School Lunches

Originally published on 6th June 2017 at

With the UK’s general elections scheduled for 8th June 2017, the country’s political parties have been busy promoting their election manifestos, attempting to sway undecided voters their way.

The Conservative Party’s General Election Manifesto contains one pledge which will have a huge impact on school children across the country – and that is their plan to scrap universal free lunches for infant school children in England.

The Conservative Party has said that it will instead offer a free breakfast for all primary school pupils, which they argue is a more effective way of improving performance in the classroom. The millions saved by replacing lunches with breakfasts will then be ploughed back into school budgets.

Unsurprisingly, the pledge to scrap free school lunches, which will affect around 900,000 children from struggling families, has drawn criticism from educators, school leaders, nutritionists, parents and rival political parties.

One of the most vocal opponents to Theresa May’s plan to axe free meals has come from celebrity chef, and school food campaigner, Jamie Oliver, who labelled the plans a disgrace. The TV chef argued that, “It’s a fact. Children perform better after eating a decent lunch.”

Nick Clegg, the former deputy Prime Minister, who worked to develop the free lunch policy when he was part of the coalition government, criticised Theresa May’s plans explaining, “May’s plans would hit children’s health by depriving them of a free nutritional meal at school,” adding that, “Theresa May should take her inspiration from Jamie Oliver not Oliver Twist”.

Currently, thousand of young school children rely on free school lunches for their health and well being, and even with these provisions, only 16% of the nation’s children eat the recommended five-a-day of vegetables and fruit.

Furthermore, school meals are not just about providing basic nutrition. There is plenty of medical literature which supports the link between diet and cognitive function. Research from the US concludes that nutritious school lunches can improve student learning, and there is also evidence that free lunches significantly help improve the academic achievement of learners from lower income families, who rely on these meals.

About 900,000 children from struggling families will lose their right to free school lunches, including more than 600,000 young children recently defined as coming from “ordinary working families”, according to analysis for the Observer by the Education Policy Institute. Depriving these children of a free lunch at school undermines Theresa May’s own pledge to prioritise families that are “just about managing.”

It is also important to point out that the Tory party’s proposal to replace lunches with free breakfasts is ill conceived and poorly planned. Firstly, only a small percentage of young children arrive at schools early enough to take advantage of free breakfasts. Secondly, schools would need to employ teaching assistants to monitor those students who do arrive in time for breakfast, a massive additional cost which will no doubt be left to individual schools.

Another substantial problem with Theresa May’s proposals include a mammoth disparity between the realistic costing of the breakfast programme and the figures announced by the Tory party.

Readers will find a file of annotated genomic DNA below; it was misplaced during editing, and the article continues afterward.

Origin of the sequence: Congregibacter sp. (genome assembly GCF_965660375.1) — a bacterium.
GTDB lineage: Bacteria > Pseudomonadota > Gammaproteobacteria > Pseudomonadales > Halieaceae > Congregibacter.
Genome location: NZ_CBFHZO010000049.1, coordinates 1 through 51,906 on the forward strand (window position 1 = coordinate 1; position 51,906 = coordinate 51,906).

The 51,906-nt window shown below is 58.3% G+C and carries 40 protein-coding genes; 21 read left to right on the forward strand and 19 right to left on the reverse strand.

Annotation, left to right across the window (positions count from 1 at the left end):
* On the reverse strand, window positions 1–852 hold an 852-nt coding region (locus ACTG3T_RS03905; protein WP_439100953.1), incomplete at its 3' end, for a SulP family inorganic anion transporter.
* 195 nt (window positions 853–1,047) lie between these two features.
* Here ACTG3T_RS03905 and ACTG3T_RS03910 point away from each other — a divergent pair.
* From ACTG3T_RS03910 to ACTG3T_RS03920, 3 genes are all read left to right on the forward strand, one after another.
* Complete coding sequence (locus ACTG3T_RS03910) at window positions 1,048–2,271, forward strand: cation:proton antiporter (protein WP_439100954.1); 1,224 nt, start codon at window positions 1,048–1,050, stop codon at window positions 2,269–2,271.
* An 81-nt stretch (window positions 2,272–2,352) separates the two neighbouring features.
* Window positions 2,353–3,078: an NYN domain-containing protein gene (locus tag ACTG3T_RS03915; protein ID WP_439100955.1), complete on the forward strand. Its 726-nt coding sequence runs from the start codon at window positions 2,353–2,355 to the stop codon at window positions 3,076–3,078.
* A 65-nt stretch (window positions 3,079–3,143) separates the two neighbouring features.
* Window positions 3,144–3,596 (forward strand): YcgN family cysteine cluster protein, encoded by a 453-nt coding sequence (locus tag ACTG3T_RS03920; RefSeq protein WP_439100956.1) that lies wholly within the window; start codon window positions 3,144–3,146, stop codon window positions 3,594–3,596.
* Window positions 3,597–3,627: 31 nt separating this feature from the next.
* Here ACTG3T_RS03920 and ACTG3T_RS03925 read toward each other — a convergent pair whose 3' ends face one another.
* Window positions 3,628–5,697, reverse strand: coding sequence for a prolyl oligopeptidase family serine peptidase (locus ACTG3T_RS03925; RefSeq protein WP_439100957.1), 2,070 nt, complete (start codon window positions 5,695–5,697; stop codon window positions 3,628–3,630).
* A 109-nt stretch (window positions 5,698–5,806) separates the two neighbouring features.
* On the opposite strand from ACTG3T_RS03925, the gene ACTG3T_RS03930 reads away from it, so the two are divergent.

The Conservative party’s manifesto claims that they will provide free breakfasts for all primary pupils at a cost of £60 million a year. However, with 4.62 million primary school pupils nationwide and 190 school days per year, this amounts to a breakfast budget of less than 7p per meal. Aisling Kirwan, the founding director of the Grub Club, a social enterprise which provides cooking lessons for pupils in poorer areas, said that a basic nutritious breakfast of porridge with milk costs 25p per pupil, while a more filling breakfast of bacon, sausage, egg and bread, costs 85p per pupil. A breakfast costing 7p will not provide any nutritional benefit whatsoever.

Another vocal critic of the scheme, has been celebrity chef, Henry Dimbleby, who called the plans to scrap free school lunches an, ‘”absolute betrayal, not only of our children, but of our headteachers, who have been misled.”’ Dimbleby argued that the country’s schools had been misled into ‘wasting millions’ on new kitchen facilities at the encouragement of the former Conservative education secretary Michael Gove, who wrote to all headteachers to encourage them to invest in new kitchen.

Three years ago, children at Haddenham St Mary’s Church of England School, in Buckinghamshire, celebrated the opening of their new kitchens with celebrity chef Raymond Blanc. However, that investment now appears wasted and the head teacher says she will have no choice but to close the new school kitchens because the school will be unable to cover the costs if the plan to cut free hot lunches goes ahead.

Another concern is that the Tories’ plan to scrap free lunches will lead to more than 16,800 catering job losses,

Providing breakfasts to students is, in itself, a good idea, however it shouldn’t come at the cost of losing free lunches, it would be better offered as additional support to lower income families. The whole point of school meals is to ensure that every child has the nutrition needed to learn across the whole day, and lunches provide the best chance to give pupils the protein and vegetables they need, in contrast, breakfast are usually just cereals with sugar.

With just days to go and the Conservative party’s lead in the polls narrowing, this unpopular policy may well be one more reason for voters to reject Theresa’ May’s government and vote for either Labour or the Lib Dems, parties which have pledged to extend free school meals to all primary school children.

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